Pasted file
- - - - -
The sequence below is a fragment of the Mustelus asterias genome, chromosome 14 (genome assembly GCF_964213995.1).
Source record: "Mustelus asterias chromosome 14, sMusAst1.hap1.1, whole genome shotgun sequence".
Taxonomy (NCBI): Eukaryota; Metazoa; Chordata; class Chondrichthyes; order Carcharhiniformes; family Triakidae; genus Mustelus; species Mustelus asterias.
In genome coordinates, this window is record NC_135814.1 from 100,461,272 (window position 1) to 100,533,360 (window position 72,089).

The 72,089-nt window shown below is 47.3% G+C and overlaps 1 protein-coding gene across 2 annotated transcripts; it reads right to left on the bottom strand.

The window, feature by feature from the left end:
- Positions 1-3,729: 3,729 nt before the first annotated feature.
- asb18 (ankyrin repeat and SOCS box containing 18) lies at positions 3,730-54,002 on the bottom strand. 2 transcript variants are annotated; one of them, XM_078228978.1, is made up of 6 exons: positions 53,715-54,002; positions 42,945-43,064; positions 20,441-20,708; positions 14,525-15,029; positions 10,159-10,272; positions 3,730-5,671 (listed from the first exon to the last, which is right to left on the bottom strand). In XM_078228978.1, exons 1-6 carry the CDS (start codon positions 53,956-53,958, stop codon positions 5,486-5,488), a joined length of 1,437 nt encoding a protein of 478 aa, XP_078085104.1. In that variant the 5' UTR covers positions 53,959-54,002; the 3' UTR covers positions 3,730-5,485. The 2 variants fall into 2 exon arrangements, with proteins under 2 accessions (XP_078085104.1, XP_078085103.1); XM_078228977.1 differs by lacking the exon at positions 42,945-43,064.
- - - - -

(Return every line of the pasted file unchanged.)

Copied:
The sequence below is a fragment of the Mustelus asterias genome, chromosome 14 (genome assembly GCF_964213995.1).
Source record: "Mustelus asterias chromosome 14, sMusAst1.hap1.1, whole genome shotgun sequence".
Taxonomy (NCBI): Eukaryota; Metazoa; Chordata; class Chondrichthyes; order Carcharhiniformes; family Triakidae; genus Mustelus; species Mustelus asterias.
In genome coordinates, this window is record NC_135814.1 from 100,461,272 (window position 1) to 100,533,360 (window position 72,089).

The 72,089-nt window shown below is 47.3% G+C and overlaps 1 protein-coding gene across 2 annotated transcripts; it reads right to left on the bottom strand.

The window, feature by feature from the left end:
- Positions 1-3,729: 3,729 nt before the first annotated feature.
- asb18 (ankyrin repeat and SOCS box containing 18) lies at positions 3,730-54,002 on the bottom strand. 2 transcript variants are annotated; one of them, XM_078228978.1, is made up of 6 exons: positions 53,715-54,002; positions 42,945-43,064; positions 20,441-20,708; positions 14,525-15,029; positions 10,159-10,272; positions 3,730-5,671 (listed from the first exon to the last, which is right to left on the bottom strand). In XM_078228978.1, exons 1-6 carry the CDS (start codon positions 53,956-53,958, stop codon positions 5,486-5,488), a joined length of 1,437 nt encoding a protein of 478 aa, XP_078085104.1. In that variant the 5' UTR covers positions 53,959-54,002; the 3' UTR covers positions 3,730-5,485. The 2 variants fall into 2 exon arrangements, with proteins under 2 accessions (XP_078085104.1, XP_078085103.1); XM_078228977.1 differs by lacking the exon at positions 42,945-43,064.